Nicaragua banned freshwater fishing of bull sharks and sawfish on Tuesday because of alarming population declines, and said it wants neighboring Costa Rica to impose a similar prohibition.
Overfishing in the San Juan River that forms much of the border with Costa Rica has reduced the number of both marine animals to dangerously low levels, Nicaraguan agriculture officials said.
The Nicaraguan ban on harvesting of the two types of fish, which can survive in both salt and fresh water, applies in the river and in its massive Lake Cocibolca.
Sawfish, named for their long snouts lined with sharp teeth, and the sometimes aggressive bull sharks enter the San Juan River in the Caribbean and swim upriver to Nicaragua's Lake Cocibolca, which covers more than 8,000 square kilometers (3,000 square miles).
"Costa Rican fishermen have nets and a series of traps that impede the traditional migration toward the (Cocibolca)," said Miguel Marenco, head of Nicaragua's agriculture department.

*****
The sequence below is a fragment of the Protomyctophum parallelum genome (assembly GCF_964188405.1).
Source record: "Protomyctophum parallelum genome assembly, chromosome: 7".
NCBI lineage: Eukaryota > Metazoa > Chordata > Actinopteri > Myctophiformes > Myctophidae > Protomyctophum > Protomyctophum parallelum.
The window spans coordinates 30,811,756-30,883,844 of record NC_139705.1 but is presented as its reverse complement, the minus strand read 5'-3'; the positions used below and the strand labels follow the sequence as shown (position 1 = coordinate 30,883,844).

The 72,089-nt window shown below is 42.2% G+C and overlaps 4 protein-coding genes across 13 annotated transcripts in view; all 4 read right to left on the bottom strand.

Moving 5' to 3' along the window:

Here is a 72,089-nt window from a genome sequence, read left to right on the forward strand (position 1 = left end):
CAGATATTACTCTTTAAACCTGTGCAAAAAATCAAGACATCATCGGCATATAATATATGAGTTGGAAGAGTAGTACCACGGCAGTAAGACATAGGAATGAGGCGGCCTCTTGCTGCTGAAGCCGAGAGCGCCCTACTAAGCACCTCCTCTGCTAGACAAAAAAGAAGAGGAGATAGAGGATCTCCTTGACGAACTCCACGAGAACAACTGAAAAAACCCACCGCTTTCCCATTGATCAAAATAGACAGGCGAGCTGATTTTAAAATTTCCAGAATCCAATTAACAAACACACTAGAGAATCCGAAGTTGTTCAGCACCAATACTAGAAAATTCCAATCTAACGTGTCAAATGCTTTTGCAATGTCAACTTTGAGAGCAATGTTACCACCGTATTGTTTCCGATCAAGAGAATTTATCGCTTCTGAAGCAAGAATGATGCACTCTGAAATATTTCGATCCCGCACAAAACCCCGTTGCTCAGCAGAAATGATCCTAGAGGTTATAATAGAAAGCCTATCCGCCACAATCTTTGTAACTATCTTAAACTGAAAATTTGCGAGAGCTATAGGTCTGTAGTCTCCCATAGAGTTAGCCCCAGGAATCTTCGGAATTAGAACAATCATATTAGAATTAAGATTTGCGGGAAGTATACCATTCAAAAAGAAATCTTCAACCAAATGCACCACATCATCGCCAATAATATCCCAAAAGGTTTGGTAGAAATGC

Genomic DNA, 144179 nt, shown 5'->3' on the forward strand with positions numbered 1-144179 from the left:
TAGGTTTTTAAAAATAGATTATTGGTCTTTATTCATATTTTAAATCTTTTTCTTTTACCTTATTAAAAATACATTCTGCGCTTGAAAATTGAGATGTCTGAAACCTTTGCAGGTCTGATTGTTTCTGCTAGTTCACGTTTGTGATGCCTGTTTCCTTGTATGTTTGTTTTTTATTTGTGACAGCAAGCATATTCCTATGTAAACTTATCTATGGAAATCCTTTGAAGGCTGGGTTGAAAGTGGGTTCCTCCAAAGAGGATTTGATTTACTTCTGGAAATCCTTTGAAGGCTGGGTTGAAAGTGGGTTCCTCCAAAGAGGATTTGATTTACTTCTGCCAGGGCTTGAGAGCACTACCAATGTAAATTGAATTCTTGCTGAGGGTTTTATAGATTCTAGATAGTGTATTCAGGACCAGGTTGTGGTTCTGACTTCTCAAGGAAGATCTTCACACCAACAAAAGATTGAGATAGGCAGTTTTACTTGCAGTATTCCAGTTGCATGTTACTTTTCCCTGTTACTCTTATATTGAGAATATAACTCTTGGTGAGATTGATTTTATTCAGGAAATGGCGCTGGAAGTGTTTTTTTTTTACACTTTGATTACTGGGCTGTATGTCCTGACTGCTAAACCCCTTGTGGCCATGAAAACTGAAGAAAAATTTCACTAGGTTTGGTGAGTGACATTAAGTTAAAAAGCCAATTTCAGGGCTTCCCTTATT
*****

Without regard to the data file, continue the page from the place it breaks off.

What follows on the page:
Bull sharks, which have also been found in the Amazon and Mississippi Rivers, attack people more often than other do sharks because they tend to frequent shallow waters.
In recent years, Costa Rica and Nicaragua have traded barbs over the San Juan River, which runs for almost 200 km (124 miles) from Lake Cocibolca to the Caribbean.
"We have taken up this migration problem of both of these species with our colleagues in Costa Rica," Marenco said.
Last September, Nicaragua recalled its ambassador to Costa Rica, after Costa Rica filed papers with the International Court of Justice in The Hague to fight for unlimited navigation rights on part of the San Juan River.